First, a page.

Of course, there are always exceptions. I am currently reading the fortieth anniversary edition of The Exorcist. And yes, there is a prologue. But in this case, I feel it’s warranted. The author, William Peter Blatty, uses it to set the stage for all the bad things to come. He also introduces a major character, Fr. Merrin, who will eventually fight the demon that is possessing Regan. Now, the author could have chosen to include Fr. Merrin’s backstory later. But starting the book in Iraq, where the priest physically confronts a terrifying statue of that same demon, he’s letting us know that not only is evil real but it’s ancient. Check this out:
The man in khaki prowled the ruins. The Temple of Nabu. The Temple of Ishtar. He sifted vibrations. At the palace of Ashurbanipal he stopped and looked up at a limestone statue hulking in situ. Ragged wings and taloned feet. A bulbous, jutting, stubby penis and a mouth stretched taut in feral grin. The demon Pazuzu.
Abruptly the man in khaki sagged.
He bowed his head.
It was coming.
If you’re going to employ a prologue, then use it as God intended. Generally, I would stay away from them, though. Instead, weave your backstory as you go, letting the reader uncover new connections along the way. This makes for a much more satisfying read. Reading is all about discovery, and it’s okay if we don’t know a character’s history up front. We are willing to trust that the author will reveal all in good time. Next up, we look at dithering. Don’t worry, you’ll see what I mean.
For Readers. Have you come across books where you felt the prologue was actually helpful?
For Authors. Have you found yourself using a prologue because you felt there was no better way to tell your story?
I used to ride horses. I know, right? Let me just say that these creatures are beautiful. And when the horse and rider are one, the experience can be magical. But horses are also dumb—and incredibly powerful. Not a great combination, if you ask me. If a horse doesn’t want you on its back, it will throw you. And there is nothing you can do about it. Ask a rodeo cowboy. We’re talking half a ton of raw animal power, people. Oh, and they bite, too. But—and I can only vouch for English riding—show a horse a thirty-inch riding crop, and things can change for the better. You don’t even have to use it—just let them see it out of the corner of their eye.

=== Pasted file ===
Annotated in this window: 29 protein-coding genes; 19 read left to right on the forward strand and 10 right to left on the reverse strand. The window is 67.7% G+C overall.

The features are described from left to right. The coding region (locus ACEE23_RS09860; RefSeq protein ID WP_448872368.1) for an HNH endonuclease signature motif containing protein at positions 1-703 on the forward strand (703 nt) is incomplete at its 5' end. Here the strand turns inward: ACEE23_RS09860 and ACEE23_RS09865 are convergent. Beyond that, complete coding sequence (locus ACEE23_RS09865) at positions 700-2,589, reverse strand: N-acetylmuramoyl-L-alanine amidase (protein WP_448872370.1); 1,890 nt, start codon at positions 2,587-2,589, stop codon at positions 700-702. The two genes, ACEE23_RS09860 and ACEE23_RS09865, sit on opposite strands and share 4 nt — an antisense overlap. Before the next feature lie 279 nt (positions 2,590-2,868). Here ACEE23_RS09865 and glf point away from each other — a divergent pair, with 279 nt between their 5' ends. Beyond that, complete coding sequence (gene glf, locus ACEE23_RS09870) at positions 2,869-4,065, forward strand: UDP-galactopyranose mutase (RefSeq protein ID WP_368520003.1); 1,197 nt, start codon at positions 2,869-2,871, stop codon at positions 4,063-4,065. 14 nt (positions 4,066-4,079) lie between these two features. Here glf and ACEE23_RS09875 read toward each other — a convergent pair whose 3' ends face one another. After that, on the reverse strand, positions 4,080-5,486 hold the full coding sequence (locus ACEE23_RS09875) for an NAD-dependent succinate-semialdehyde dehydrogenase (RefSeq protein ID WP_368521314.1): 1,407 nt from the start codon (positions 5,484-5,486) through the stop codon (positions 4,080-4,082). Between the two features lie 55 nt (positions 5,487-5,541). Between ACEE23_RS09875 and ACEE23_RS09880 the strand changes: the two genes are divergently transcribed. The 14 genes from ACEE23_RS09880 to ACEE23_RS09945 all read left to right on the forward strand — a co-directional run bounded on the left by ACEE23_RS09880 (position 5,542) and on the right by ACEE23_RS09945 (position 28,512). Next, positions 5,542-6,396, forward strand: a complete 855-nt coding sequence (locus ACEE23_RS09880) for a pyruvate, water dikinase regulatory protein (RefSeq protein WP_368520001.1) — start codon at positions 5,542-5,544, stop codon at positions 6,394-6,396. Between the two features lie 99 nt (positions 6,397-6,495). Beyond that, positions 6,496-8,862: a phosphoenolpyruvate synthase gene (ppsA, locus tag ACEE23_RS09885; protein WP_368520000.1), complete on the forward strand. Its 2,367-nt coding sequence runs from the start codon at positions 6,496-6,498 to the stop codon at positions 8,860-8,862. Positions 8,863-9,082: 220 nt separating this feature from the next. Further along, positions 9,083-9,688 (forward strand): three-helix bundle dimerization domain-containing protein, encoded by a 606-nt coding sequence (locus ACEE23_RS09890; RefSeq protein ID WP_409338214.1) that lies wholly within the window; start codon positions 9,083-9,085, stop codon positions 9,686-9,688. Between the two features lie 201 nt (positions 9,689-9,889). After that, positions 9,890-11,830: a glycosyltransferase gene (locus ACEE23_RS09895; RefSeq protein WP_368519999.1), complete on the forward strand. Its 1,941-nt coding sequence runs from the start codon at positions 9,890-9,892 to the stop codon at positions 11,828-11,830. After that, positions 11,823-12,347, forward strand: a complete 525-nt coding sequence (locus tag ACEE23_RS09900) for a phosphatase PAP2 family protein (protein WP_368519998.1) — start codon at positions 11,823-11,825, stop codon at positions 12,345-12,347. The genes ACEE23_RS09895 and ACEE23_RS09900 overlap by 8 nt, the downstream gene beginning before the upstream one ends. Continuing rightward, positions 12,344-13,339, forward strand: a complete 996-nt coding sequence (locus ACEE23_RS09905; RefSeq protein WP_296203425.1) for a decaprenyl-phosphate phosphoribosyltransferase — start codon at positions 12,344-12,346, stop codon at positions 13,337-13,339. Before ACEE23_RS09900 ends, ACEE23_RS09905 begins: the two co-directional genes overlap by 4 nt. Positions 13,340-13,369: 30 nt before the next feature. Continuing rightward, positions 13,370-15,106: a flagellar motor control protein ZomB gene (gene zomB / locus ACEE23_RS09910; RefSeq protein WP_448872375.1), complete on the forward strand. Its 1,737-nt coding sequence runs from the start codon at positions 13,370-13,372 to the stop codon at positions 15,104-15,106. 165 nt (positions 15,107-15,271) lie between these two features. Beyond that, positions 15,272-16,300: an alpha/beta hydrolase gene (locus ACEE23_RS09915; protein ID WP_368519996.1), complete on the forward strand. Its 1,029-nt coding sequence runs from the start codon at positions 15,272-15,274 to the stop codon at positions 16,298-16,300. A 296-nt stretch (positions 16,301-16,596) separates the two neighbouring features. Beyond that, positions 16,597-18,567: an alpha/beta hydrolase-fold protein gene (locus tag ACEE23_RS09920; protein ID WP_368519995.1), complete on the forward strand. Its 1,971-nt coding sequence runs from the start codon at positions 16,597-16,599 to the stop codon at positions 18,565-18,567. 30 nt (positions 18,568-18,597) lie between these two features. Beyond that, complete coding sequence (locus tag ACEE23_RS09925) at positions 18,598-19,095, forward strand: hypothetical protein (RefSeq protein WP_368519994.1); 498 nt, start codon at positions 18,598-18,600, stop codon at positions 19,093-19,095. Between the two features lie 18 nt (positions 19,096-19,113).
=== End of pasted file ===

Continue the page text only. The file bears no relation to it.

Lately, I’ve been reading posts by other writers moaning about their inner critics. You know what I’m talking about. The inner critic is that nagging little macher who’s always in your face whenever you try putting pen to paper (not to be confused with one’s Muse). And, as far as I know, it doesn’t matter what kind of writer you are. Mine is a guy, is shorter than me, and resembles Ray Liotta, for some reason. Though he smells like hand sanitizer, I gotta give it to him—he dresses well. Now, I have never met Ray Liotta, so rather than besmirch his good name, I’ll call the bane of my existence “Stan.”
The Prick Who Came to Dinner Stan is not the kind of person who values relationships, so obviously, he’s single. He’s been known to vanish for most of the day—I have no idea where he goes. Maybe he’s torturing some other poor schmuck. Which makes me wonder. Does he talk about me? Never mind. Stan has an uncanny ear, and as soon as he hears me typing on my laptop, he’s in the room, standing directly behind me. Breathing through his nose. Watching every letter that appears on the screen. Well, that’s how things used to be, anyway. Sound familiar?
If he gets the chance, Stan will tell me what I am writing is crap and should be burned. He wonders aloud how I’ve managed to have any success at all as a writer and suggests I look into selling insurance. He enjoys laughing at my analogies, similes, and metaphors, and bawls comically whenever I attempt to craft a tender scene. In short, he’s merciless. Now at this point, I’ll bet you think I hate Stan, right? Well, I don’t. Because as annoying as he is, he’s smart—really smart. Okay, he’ll never invent time travel. But he knows a lousy sentence when he reads one.